Meng-Rong Yang1,2,3, Jun Zhou4, Xiao-Rong Dai1,3, Dominik van Pinxteren5, Ming-Yang Cao6, Mei Li 7, Hang Xiao 1,3

Center for Excellence in Regional Atmospheric Environment, Institute of Urban Environment, Chinese Academy of Sciences, Xiamen 361021, China
University of Chinese Academy of Sciences, Beijing 100049, China
Ningbo Urban Environment Observation and Research Station-NUEORS, Chinese Academy of Sciences, Ningbo 315830, China
Environment monitoring Center of Ningbo, Ningbo 315012, China
Leibniz-Institut für Troposphärenforschung (TROPOS), 04318 Leipzig, Germany
Guangzhou Hexin Analytical Instrument Limited Company, Guangzhou 510530, China
Institute of Mass Spectrometer and Atmospheric Environment, Jinan University, Guangzhou 510632, China


Received: January 26, 2019
Revised: April 22, 2019
Accepted: June 27, 2019

Download Citation: ||https://doi.org/10.4209/aaqr.2019.01.0038  


Cite this article:

Yang, M.R., Zhou, J., Dai, X.R., van Pinxteren, D., Cao, M.Y., Li, M. and Xiao, H. (2019). Characteristics of Single Aerosol Particles during Pollution in Winter in an Urban Area of Ningbo, China. Aerosol Air Qual. Res. 19: 1697-1707. https://doi.org/10.4209/aaqr.2019.01.0038


HIGHLIGHTS

  • Carbonaceous particle dominated during pollution periods.
  • All particle groups contained secondary species peaks in mass spectra.
  • Particles in the range of 0.4-0.8 μm had a significant impact on aerosol pollution.
  • Regional transportation and stagnant meteorological condition worsened the pollution.
 

ABSTRACT


The size and composition of individual atmospheric particles were assessed using a single particle aerosol mass spectrometer in Ningbo, China, from 30 December 2016 to 12 January 2017. The particles were primarily carbonaceous and inorganic, with the majority (60%) being carbonaceous. All of the major particle types contained internally mixed secondary species, such as nitrate and sulfate. The temporal trends of the particle number concentrations and PM2.5 (particulate matter with an aerodynamic diameter < 2.5 µm) mass concentrations indicated that secondary formation in Ningbo severely affected the air quality. The sampling period was divided into three subperiods according to the PM2.5 mass concentration. During Period I, local emission and secondary formation were the primary contributors of the pollution, and during Periods II and III, the abundance of particles occurring with high-speed winds indicated that regional transport was a primary factor in these two pollution processes. Additionally, high PM2.5 mass concentrations were often observed at night during high relative humidity and low temperatures across the entire sampling period. These results demonstrate that stagnant meteorological conditions increase pollution during winter. Overall, this study enhances our understanding of particulate pollution in the southern Yangtze River Delta region and provides useful information on the formation and growth of atmospheric aerosols.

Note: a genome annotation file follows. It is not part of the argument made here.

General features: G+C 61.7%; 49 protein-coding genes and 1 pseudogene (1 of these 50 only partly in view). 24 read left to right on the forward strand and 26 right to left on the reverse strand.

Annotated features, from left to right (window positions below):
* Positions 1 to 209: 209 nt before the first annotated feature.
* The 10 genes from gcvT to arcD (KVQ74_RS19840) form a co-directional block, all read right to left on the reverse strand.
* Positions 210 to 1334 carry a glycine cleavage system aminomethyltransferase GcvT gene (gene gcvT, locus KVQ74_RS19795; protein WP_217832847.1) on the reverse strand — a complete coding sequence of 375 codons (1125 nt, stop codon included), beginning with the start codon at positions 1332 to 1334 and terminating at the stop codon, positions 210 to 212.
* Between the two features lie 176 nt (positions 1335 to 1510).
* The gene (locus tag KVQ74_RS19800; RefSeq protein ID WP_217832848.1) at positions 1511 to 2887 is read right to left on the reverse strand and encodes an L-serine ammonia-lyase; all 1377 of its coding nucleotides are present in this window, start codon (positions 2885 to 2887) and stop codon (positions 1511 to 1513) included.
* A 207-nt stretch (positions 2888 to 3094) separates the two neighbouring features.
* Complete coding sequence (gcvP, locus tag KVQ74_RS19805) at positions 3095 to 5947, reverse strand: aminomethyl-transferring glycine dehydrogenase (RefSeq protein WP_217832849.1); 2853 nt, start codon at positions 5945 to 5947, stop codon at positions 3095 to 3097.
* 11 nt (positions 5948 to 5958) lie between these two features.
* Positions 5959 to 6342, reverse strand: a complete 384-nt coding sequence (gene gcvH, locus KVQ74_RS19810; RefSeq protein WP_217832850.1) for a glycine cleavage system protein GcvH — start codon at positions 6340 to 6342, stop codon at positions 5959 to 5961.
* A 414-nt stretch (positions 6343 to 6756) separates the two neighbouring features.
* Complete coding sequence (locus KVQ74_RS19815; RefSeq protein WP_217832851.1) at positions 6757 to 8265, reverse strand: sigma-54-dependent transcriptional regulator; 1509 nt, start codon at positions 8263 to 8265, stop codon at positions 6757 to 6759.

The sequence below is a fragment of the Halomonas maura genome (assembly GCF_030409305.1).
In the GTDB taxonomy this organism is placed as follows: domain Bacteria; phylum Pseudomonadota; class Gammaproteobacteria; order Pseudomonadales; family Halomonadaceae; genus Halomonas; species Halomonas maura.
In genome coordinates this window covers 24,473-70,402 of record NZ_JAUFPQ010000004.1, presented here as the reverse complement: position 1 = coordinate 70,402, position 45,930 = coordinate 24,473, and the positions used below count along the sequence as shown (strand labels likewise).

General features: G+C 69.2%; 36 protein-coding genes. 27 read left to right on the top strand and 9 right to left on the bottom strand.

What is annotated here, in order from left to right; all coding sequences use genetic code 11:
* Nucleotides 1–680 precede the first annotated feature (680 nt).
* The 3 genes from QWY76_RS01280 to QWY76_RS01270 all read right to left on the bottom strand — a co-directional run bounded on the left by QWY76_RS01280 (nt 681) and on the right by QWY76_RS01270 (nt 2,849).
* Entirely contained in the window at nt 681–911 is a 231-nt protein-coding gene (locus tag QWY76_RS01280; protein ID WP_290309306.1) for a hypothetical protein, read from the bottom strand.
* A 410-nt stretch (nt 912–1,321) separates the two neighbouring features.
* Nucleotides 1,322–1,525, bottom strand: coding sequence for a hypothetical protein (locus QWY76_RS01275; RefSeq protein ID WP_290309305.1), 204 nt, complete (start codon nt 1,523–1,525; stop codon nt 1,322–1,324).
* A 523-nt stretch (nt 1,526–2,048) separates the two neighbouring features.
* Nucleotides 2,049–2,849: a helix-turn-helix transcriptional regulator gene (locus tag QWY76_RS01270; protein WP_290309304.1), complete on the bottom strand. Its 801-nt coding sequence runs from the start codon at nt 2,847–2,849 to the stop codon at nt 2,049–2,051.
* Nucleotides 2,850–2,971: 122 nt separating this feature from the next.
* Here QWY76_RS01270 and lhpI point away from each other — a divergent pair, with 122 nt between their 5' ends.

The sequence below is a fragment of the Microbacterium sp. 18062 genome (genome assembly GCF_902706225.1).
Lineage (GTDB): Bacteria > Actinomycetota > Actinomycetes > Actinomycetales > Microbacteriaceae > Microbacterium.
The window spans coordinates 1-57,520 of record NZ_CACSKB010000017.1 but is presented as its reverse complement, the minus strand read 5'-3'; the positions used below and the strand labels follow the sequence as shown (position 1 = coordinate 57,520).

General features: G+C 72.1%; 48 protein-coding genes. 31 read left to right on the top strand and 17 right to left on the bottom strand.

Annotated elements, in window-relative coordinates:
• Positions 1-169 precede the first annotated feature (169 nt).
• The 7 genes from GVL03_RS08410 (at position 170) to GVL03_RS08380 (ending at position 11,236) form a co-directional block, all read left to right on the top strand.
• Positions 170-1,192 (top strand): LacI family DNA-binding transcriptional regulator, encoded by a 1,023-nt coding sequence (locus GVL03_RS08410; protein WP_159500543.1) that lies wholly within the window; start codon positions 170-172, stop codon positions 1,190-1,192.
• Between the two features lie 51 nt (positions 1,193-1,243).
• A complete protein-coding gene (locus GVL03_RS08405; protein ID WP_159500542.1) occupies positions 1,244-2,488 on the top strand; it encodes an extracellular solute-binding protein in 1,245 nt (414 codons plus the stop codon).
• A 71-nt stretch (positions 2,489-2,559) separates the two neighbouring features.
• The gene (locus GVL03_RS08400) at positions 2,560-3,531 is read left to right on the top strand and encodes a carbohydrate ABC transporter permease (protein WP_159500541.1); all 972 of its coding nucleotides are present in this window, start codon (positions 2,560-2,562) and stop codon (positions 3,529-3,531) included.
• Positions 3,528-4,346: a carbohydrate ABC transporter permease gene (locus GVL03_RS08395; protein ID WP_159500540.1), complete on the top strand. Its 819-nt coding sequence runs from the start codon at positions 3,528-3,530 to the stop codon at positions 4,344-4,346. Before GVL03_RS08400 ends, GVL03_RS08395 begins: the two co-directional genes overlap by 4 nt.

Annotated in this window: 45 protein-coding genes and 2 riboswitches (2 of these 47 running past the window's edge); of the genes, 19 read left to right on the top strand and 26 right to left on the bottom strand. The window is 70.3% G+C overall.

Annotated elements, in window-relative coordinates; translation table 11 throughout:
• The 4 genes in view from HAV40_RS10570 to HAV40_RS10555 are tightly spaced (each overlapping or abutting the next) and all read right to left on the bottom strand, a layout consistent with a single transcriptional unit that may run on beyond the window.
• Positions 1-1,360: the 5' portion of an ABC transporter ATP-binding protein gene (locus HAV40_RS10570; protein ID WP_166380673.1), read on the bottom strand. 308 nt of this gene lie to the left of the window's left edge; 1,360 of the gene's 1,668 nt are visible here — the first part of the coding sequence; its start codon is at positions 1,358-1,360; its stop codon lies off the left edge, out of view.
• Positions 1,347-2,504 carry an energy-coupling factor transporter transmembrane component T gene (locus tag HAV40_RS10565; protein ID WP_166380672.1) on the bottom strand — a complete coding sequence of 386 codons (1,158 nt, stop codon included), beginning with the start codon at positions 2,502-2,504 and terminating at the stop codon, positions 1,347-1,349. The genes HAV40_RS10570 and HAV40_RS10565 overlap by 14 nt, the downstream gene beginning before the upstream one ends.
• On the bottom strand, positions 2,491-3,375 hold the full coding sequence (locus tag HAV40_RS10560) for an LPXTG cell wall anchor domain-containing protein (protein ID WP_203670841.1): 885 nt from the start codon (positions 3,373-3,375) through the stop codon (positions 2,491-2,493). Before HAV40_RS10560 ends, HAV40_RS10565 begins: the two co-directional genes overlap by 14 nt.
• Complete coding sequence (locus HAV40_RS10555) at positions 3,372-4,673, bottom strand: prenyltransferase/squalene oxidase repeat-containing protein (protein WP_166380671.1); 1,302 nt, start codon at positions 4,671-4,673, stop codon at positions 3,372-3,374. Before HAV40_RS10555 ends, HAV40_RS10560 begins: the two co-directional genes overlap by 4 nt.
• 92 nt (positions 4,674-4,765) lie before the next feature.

Keywords: Particulate matter; Mixing state; Mass spectral characteristics; Size distribution.


INTRODUCTION


PM2.5 (particles with diameter < 2.5 µm) has profound impacts on human health, atmospheric visibility, and global climate (Kanakidou et al., 2005; Tie et al., 2009). The Yangtze River Delta (YRD) region, which includes areas of Shanghai, southern Jiangsu Province, and northern Zhejiang Province, is subject to severe gaseous pollutants and particulate matter contamination. Numerous studies have revealed high PM2.5 concentration and low visibility in the YRD region (Gao et al., 2011; Cheng et al., 2014; Wang et al., 2014), particularly during winter. Ningbo is a coastal city in Zhejiang Province, which is in the southeast YRD region. In 2015, according to the Environment Status Report of Ningbo, the annual average of PM2.5 was up to 45 µg m–3, which is higher than the secondary permissible limits provided in the National Ambient Air Quality Standards of China (NAAQS; 35 µg m–3, GB 3095-2012). PM2.5 was the primary air pollutant in Ningbo. The concentrations of SO2, NO2, PM10, CO, and PM2.5 were higher in winter and lower in summer (Chai and Zheng, 2018).

Information on aerosol particle size and chemical species is crucial for monitoring and characterizing air pollution. A single particle aerosol mass spectrometer (SPAMS) was invented based on time-of-flight mass spectrometry, and SPAMS provides continuous, real-time, and size-resolved information on the mixing state and chemical composition of single particles (Li et al., 2017). It is a powerful instrument for capturing information on the chemical and physical properties, mixing states, sources, and atmospheric processing of single particles (Zhou et al., 2016; Zhao et al., 2017). This tool is extremely advantageous for understanding the formation mechanisms of aerosols and their impact on local and global climate. To obtain a thorough understanding of the single particle size distribution, chemical composition, and mixing state of aerosol particles, Bi et al. (2011) studied the mixing state of aerosol particles in the urban area of the Pearl River Delta (PRD) and revealed that 90% of biomass burning particles are internally mixed with secondary inorganic species. Wang et al. (2016) reported that the amount of elemental carbon (EC) particles in the environment with a diameter range of 0.65–1.4 µm increased to 25% of all particles on hazy days in Nanjing. Yang et al. (2012) studied heavy haze periods in the YRD region and indicated that carbon signals were associated with ammonium nitrate, which changed the mixing state of particles, enhanced light extinction, and degraded visibility.